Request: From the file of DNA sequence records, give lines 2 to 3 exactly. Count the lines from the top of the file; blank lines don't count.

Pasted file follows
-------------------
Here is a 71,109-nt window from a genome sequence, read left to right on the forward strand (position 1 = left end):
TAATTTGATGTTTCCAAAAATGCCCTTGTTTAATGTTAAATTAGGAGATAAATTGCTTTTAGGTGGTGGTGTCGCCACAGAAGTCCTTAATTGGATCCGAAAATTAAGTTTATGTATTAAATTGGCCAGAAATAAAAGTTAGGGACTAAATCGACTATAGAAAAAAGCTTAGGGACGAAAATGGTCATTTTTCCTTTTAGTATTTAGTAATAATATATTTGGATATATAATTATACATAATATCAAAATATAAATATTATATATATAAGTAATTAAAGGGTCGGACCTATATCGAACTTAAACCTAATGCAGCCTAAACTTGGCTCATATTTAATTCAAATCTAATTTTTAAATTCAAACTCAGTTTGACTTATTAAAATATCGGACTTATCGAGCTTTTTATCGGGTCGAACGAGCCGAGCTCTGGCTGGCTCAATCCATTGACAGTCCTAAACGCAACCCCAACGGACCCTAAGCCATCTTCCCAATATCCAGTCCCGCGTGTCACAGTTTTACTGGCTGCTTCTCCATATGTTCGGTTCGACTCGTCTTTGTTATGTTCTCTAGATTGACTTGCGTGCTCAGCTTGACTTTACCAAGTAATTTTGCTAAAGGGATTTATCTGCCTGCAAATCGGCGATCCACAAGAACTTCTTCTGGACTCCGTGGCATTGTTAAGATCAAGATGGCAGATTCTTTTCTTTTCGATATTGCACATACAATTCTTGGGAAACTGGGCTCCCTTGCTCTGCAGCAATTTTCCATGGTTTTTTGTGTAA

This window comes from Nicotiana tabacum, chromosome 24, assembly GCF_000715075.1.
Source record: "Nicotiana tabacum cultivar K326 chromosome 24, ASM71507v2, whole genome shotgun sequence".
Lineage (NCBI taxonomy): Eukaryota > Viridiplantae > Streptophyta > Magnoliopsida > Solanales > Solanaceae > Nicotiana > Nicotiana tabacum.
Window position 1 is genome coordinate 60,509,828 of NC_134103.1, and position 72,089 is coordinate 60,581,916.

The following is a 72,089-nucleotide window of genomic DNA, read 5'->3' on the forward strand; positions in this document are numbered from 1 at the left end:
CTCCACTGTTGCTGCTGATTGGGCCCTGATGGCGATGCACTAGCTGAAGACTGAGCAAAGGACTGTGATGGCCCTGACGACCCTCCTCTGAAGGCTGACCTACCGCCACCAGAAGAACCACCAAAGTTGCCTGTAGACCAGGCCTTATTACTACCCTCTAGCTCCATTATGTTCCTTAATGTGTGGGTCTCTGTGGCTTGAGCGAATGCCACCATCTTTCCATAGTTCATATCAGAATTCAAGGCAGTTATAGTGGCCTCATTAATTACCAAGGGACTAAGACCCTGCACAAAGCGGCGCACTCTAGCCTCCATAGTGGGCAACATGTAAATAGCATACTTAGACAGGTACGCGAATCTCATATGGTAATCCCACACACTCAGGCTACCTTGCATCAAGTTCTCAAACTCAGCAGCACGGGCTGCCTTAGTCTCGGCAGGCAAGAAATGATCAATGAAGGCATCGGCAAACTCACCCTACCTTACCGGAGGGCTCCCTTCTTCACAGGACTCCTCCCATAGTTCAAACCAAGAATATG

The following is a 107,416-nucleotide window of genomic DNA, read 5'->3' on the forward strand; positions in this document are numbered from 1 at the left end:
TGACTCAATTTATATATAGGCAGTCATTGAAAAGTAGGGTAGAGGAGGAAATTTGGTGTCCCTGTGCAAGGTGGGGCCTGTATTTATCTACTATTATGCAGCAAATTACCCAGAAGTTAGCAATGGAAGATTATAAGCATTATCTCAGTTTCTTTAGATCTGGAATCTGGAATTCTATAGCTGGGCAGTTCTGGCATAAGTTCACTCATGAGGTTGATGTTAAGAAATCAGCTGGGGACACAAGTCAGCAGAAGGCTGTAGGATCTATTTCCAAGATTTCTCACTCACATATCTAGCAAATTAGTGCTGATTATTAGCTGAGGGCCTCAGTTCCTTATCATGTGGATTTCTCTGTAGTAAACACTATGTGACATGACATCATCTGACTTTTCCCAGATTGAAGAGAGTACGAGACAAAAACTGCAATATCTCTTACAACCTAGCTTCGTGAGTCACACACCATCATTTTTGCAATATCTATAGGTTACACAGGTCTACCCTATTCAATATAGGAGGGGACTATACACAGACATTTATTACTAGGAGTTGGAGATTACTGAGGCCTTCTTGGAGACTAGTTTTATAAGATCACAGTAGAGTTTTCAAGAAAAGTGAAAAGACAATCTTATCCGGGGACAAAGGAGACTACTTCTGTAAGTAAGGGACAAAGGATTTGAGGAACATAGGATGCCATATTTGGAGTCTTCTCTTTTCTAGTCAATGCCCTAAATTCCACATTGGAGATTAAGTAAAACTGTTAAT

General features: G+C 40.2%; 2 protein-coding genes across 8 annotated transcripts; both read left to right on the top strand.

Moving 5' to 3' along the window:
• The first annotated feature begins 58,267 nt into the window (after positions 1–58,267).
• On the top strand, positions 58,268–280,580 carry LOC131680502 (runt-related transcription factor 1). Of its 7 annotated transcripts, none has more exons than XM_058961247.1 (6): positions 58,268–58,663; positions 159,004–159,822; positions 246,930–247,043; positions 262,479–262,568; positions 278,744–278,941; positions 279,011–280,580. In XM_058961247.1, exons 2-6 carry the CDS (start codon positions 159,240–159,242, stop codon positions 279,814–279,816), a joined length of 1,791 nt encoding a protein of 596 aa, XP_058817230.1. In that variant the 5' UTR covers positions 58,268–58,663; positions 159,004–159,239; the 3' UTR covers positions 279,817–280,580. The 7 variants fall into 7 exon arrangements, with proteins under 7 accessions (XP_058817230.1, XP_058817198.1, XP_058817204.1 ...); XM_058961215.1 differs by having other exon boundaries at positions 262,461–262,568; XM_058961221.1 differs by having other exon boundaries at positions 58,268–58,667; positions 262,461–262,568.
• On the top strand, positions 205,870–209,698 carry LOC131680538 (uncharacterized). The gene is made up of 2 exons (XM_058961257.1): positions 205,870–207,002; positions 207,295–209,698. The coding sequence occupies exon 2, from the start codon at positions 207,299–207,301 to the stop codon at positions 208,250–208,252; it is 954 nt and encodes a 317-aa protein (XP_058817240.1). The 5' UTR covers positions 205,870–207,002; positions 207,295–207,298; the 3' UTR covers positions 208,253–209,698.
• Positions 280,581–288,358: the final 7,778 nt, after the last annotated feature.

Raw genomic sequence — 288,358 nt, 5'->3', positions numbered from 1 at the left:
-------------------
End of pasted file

TAATTTGATGTTTCCAAAAATGCCCTTGTTTAATGTTAAATTAGGAGATAAATTGCTTTTAGGTGGTGGTGTCGCCACAGAAGTCCTTAATTGGATCCGAAAATTAAGTTTATGTATTAAATTGGCCAGAAATAAAAGTTAGGGACTAAATCGACTATAGAAAAAAGCTTAGGGACGAAAATGGTCATTTTTCCTTTTAGTATTTAGTAATAATATATTTGGATATATAATTATACATAATATCAAAATATAAATATTATATATATAAGTAATTAAAGGGTCGGACCTATATCGAACTTAAACCTAATGCAGCCTAAACTTGGCTCATATTTAATTCAAATCTAATTTTTAAATTCAAACTCAGTTTGACTTATTAAAATATCGGACTTATCGAGCTTTTTATCGGGTCGAACGAGCCGAGCTCTGGCTGGCTCAATCCATTGACAGTCCTAAACGCAACCCCAACGGACCCTAAGCCATCTTCCCAATATCCAGTCCCGCGTGTCACAGTTTTACTGGCTGCTTCTCCATATGTTCGGTTCGACTCGTCTTTGTTATGTTCTCTAGATTGACTTGCGTGCTCAGCTTGACTTTACCAAGTAATTTTGCTAAAGGGATTTATCTGCCTGCAAATCGGCGATCCACAAGAACTTCTTCTGGACTCCGTGGCATTGTTAAGATCAAGATGGCAGATTCTTTTCTTTTCGATATTGCACATACAATTCTTGGGAAACTGGGCTCCCTTGCTCTGCAGCAATTTTCCATGGTTTTTTGTGTAA

This window comes from Nicotiana tabacum, chromosome 24, assembly GCF_000715075.1.